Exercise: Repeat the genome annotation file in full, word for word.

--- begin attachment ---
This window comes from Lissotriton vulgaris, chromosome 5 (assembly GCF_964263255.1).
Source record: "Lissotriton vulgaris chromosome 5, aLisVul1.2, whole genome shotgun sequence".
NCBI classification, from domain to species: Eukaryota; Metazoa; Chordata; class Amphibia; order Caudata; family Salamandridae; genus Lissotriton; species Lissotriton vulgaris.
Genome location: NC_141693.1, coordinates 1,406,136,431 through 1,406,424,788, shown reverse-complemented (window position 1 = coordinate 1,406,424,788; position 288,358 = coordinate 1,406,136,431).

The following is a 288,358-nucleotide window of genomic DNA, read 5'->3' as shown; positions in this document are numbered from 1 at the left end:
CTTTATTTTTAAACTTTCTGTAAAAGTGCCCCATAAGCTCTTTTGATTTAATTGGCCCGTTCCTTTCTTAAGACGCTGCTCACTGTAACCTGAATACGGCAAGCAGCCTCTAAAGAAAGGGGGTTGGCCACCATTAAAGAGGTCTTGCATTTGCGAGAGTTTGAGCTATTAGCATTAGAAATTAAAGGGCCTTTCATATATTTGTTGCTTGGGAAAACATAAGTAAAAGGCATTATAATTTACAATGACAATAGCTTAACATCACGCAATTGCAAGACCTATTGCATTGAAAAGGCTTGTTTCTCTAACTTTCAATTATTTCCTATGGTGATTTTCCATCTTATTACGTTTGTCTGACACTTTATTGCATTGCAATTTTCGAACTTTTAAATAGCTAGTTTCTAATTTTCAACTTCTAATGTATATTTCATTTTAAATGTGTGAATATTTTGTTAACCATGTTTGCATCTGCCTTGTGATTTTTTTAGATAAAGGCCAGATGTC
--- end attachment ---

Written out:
This window comes from Lissotriton vulgaris, chromosome 5 (assembly GCF_964263255.1).
Source record: "Lissotriton vulgaris chromosome 5, aLisVul1.2, whole genome shotgun sequence".
NCBI classification, from domain to species: Eukaryota; Metazoa; Chordata; class Amphibia; order Caudata; family Salamandridae; genus Lissotriton; species Lissotriton vulgaris.
Genome location: NC_141693.1, coordinates 1,406,136,431 through 1,406,424,788, shown reverse-complemented (window position 1 = coordinate 1,406,424,788; position 288,358 = coordinate 1,406,136,431).

The following is a 288,358-nucleotide window of genomic DNA, read 5'->3' as shown; positions in this document are numbered from 1 at the left end:
CTTTATTTTTAAACTTTCTGTAAAAGTGCCCCATAAGCTCTTTTGATTTAATTGGCCCGTTCCTTTCTTAAGACGCTGCTCACTGTAACCTGAATACGGCAAGCAGCCTCTAAAGAAAGGGGGTTGGCCACCATTAAAGAGGTCTTGCATTTGCGAGAGTTTGAGCTATTAGCATTAGAAATTAAAGGGCCTTTCATATATTTGTTGCTTGGGAAAACATAAGTAAAAGGCATTATAATTTACAATGACAATAGCTTAACATCACGCAATTGCAAGACCTATTGCATTGAAAAGGCTTGTTTCTCTAACTTTCAATTATTTCCTATGGTGATTTTCCATCTTATTACGTTTGTCTGACACTTTATTGCATTGCAATTTTCGAACTTTTAAATAGCTAGTTTCTAATTTTCAACTTCTAATGTATATTTCATTTTAAATGTGTGAATATTTTGTTAACCATGTTTGCATCTGCCTTGTGATTTTTTTAGATAAAGGCCAGATGTC